Wednesday, November 09, 2011

Private firms tap communities as partners, suppliers

Private firms tap communities as partners, suppliers
By Cris Evert B. Lato
Cebu Daily News
November 9, 2011

What do world-renowned furniture designer Kenneth Cobonpue’s Interior Crafts of the Island Inc. (ICI) and Philippine Associated Smelting and Refining Corp. have in common?

Both firms have partnered with Strategic Corporate-Community Partnership for Local Development (SCOPE) to fill up their subcontractor and manpower needs.

SCOPE is a program of the Philippine Business for Social Progress (PBSP) and Deutsche Gesellschaft für Internationale Zusammenarbeit (GIZ), which aims to get the private sector involved in partnership  the communities  to alleviate poverty.

“SCOPE has been designed to harness private sector’s competence and expertise in doing business to create employment and income opportunities for Filipino men and women,” said Cebu-based SCOPE consultant Janina Wohlgemuth.

Wohlgemuth, who is working with the program for close to two years, said SCOPE’s thrust is to help Philippine-based companies identify opportunities to embed local producer groups as suppliers of services or semiprocessed goods.

This setup creates sustainable and mutually beneficial partnership between the company and community.

Jana Franke, another SCOPE consultant based in Manila since 2006, said they have implemented 36 projects under the SCOPE program in the Visayas and Mindanao.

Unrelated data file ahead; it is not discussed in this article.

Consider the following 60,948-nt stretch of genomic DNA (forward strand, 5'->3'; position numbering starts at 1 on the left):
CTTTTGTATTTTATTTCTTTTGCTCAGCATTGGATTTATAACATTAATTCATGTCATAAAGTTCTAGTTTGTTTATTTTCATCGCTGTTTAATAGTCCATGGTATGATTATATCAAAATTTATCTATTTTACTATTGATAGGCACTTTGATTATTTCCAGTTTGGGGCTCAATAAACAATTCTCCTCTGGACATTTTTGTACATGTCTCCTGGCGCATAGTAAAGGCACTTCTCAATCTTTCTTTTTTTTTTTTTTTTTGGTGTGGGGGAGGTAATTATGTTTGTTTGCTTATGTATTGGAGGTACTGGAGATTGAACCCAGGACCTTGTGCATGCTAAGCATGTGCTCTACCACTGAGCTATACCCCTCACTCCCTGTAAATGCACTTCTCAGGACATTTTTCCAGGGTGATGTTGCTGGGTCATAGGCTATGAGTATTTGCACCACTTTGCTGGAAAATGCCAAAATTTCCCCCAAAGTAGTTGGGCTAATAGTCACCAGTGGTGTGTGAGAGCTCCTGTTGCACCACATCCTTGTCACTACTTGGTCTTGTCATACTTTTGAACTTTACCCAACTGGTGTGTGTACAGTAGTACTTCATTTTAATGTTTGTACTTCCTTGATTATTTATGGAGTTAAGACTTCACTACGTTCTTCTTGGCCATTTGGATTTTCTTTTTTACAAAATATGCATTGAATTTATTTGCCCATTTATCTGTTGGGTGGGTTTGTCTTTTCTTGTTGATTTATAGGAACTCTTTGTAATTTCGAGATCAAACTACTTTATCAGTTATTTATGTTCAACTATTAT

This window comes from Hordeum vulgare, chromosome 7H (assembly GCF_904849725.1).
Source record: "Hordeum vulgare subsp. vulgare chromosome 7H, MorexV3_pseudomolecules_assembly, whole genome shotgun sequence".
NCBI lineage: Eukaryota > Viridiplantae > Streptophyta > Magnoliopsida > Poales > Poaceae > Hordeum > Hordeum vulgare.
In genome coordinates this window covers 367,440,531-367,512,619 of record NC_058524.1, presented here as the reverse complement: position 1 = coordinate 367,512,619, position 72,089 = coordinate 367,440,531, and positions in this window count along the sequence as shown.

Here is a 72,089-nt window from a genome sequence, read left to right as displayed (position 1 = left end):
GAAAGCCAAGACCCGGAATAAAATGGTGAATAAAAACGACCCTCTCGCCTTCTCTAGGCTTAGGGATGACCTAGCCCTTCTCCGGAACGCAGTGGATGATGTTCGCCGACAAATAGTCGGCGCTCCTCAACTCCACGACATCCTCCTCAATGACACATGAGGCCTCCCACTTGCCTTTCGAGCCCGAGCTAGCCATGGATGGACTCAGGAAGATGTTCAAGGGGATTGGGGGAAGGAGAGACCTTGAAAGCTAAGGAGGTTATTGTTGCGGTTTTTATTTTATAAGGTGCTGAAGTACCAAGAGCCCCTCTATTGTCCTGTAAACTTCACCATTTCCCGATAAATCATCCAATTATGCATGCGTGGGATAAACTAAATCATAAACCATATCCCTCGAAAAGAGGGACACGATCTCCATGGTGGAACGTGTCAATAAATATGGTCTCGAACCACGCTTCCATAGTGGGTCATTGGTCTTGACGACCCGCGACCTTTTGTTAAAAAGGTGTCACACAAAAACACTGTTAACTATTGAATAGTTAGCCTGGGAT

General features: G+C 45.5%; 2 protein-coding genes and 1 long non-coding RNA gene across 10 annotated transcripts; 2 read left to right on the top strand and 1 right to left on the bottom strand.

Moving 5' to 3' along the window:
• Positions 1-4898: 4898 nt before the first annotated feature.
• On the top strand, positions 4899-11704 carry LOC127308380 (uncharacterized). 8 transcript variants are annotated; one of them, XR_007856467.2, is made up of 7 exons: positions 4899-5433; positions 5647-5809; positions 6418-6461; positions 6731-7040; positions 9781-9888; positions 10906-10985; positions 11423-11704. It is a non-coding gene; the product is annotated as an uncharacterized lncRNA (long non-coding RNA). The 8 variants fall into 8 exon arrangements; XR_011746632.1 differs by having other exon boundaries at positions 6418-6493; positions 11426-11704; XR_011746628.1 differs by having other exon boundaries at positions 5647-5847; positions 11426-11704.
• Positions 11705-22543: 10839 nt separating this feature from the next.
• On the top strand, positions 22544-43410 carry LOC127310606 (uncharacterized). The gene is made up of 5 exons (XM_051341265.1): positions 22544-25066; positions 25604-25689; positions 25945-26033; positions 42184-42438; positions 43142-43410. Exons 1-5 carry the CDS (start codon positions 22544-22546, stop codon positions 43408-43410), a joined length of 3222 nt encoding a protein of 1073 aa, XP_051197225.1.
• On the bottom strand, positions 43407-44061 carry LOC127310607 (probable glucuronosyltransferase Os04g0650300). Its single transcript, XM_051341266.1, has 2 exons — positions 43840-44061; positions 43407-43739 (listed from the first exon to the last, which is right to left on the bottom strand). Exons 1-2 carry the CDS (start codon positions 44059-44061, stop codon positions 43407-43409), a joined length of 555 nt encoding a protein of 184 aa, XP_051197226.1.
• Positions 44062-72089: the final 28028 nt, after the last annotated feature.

Interior Crafts of the Island Inc. (ICI), the company run by world-renowned furniture designer Kenneth Cobonpue, partnered with SCOPE and implemented an enterprise development project in Cebu.

For years, Cobonpue has been assisting a social sewing center composed of out-of-school boys. They sew bags and T-shirts for no particular market. Cobonpue realized that the sewing center can be turned into a reliable upholstery subcontractor.

Young boys were professionally trained in upholstery and is now serving as ICI’s subcontractor for four years. The sewing center has since named itself to Filo d’ Oro (golden thread).

“The boys are professionals whose works are exported to different parts of the world, used by well-respected people. They have developed themselves for the better,” said Filo d’Oro co-founder Eleuterio Bravo.

Another example is a welding project implemented with the Philippine Associated Smelting and Refining Corp. (PASAR) in Isabel, Leyte.

With its aging workforce, it is now in need of young welders, pipefitters and electricians to substitute more than 30 workers who will retire in the next two to three years.

PASAR partnered with the local government of Isabel, Visayan State University, Philippine Society of Mechanical Engineers and Technical Education and Skills Development Authority to craft a comprehensive training project for the 38 trainees.

Eleven of the 38 trainees are women, whose welding skills are preferred because of their fine works and attention to detail. Twenty of these trainees are currently undergoing on-the-job training for the regular plant shutdown of PASAR.

PBSP vice chairman Philip Tan said SCOPE creates the venue for companies to rethink about the way they approach corporate social responsibility.

“The common practice is to give doleouts but to ensure that these people become self-reliant, we should open channels for them to earn a living in the long term,” said Tan, also president of Wellmade Motors and Development Corporation.